Two special hearings in Cairns this week have ensured the Northern Kaanju, Ayapathu, Lama Lama and Southern Kaantju people will have their native title rights recognised.
The determination means a reconnection to land, culture and history for Traditional Owners across 1.5 million hectares on Cape York, part of the 31 per cent or 536,000 square kilometres of land across Queensland recognised under native title, with a further 305,000 square kilometres currently subject to native title claims.
Northern Kaanju woman Joanne Nelson said the federal court determination brought on mixed feelings for her people.
“I am happy and sad at the same time,” she said.
“It took many years of hard work. But along the way we have lost many Traditional Elders who can’t be here to see this on the day.
“Knowing that elders can go back on country, knowing that it’s theirs and they will be able to live and work on the country, there is a lot of closure in that.”
Lama Lama Traditional Owner Karen Liddy said the recognition of native title would not be happening if it were not for the efforts and determination of her Elders over many years.
‘We walked alongside them when we were growing up,” she said.
“Our old people taught us everything about our land and sea country, either in English or in their languages.
“It was their eyes, their way, their ears, talking on country that led us to become what we are today. I am proud to walk in their shoes.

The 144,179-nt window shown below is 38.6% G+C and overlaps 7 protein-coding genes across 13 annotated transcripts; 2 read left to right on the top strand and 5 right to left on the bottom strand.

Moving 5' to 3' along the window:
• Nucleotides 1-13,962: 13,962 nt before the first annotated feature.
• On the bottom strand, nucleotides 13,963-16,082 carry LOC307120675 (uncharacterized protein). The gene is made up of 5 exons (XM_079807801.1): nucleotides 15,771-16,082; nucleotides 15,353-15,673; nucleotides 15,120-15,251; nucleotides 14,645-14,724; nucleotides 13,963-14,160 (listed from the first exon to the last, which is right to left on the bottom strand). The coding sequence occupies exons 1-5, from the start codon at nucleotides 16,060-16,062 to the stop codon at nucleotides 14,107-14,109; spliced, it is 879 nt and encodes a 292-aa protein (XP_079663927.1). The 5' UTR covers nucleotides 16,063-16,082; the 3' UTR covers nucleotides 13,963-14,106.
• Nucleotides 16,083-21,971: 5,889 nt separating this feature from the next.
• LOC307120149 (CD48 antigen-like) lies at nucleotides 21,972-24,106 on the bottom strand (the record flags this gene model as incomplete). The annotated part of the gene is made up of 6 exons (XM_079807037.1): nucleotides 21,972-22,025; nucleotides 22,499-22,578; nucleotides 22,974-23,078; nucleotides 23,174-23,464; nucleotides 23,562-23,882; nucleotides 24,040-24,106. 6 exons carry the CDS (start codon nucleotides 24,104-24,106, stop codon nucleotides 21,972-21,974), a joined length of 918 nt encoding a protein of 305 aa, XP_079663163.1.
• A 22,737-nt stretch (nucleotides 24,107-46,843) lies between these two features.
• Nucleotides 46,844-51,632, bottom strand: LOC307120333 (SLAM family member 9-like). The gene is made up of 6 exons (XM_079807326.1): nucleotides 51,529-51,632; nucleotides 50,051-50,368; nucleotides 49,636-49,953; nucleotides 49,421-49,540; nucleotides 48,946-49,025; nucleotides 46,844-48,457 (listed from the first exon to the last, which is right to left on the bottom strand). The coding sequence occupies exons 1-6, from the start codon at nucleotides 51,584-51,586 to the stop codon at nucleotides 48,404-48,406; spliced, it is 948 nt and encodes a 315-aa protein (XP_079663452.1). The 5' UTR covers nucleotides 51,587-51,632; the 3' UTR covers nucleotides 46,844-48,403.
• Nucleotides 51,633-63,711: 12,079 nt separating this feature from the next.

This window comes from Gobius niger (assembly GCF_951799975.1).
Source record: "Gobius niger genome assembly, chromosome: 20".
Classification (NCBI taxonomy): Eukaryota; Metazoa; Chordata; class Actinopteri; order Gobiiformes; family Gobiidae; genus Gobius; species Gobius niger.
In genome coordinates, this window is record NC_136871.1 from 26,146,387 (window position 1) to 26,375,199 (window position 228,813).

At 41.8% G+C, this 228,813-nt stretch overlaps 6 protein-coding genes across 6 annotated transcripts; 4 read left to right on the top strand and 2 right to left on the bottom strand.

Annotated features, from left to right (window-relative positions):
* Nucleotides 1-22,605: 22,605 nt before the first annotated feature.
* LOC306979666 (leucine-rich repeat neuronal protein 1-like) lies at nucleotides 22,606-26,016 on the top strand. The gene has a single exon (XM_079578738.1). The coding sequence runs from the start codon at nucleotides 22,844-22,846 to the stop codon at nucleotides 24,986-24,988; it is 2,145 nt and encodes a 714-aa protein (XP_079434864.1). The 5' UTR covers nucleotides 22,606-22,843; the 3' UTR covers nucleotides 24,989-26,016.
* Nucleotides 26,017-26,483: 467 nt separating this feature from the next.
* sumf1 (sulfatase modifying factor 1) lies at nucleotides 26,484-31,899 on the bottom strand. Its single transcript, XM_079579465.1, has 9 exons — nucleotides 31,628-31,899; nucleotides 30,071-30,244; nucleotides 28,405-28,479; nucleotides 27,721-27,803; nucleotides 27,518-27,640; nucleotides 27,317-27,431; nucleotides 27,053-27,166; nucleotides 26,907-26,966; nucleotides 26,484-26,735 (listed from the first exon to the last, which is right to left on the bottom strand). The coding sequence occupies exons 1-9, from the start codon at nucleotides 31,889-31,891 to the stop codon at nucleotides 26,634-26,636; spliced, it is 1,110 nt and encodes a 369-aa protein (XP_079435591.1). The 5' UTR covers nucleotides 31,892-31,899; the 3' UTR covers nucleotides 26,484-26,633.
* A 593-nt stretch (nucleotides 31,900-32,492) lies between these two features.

“I know they will be there (at the celebrations) in spirit, they will all be there with us.”
Ayapathu Traditional Owner Billy Pratt said the determination took “longer than it should”, but would bring relief for the “old ones” who could move onto the next phase of their lives.
“It’s another step, in terms of recognition that we are the first people of the land,” he said.
Aboriginal and Torres Strait Islander Partnerships Minister Craig Crawford said the landmark decision came after a long journey to win back land justice.
“We need to acknowledge that this moment is a shining light in what is a deep, dark, history of dispossession of Aboriginal and Torres Strait Islander people in this state,’’ Crawford said.
“Every move we make to right the wrongs of the past, such as acknowledging the native title rights of traditional owners, we take a positive step on the path to truth-telling, healing and true reconciliation.”
A breakdown of the court’s determination includes recognising:
- The Southern Kaantju people’s exclusive native title rights and interests over 359,921 hectares of land and non-exclusive native title rights and interests over about 27,655 hectares of land north of Coen in the Cape York peninsula.
- The Northern Kaanju people’s exclusive native title rights and interests over about 378,057 hectares of land and non-exclusive native title rights and interests over about 120,260 hectares of land located south and west of the Lockhart River community.
- The Lama Lama people’s exclusive native title rights and interests over about 273,730 hectares of land and non-exclusive native title rights and interests over about 52,868 hectares of land in the vicinity of Port Stewart and Princess Charlotte Bay.
- The Ayapathu people’s exclusive native title rights and interests over about 121,398 hectares of land and non-exclusive native title rights and interests over about 156,213 hectares of land south of Coen.
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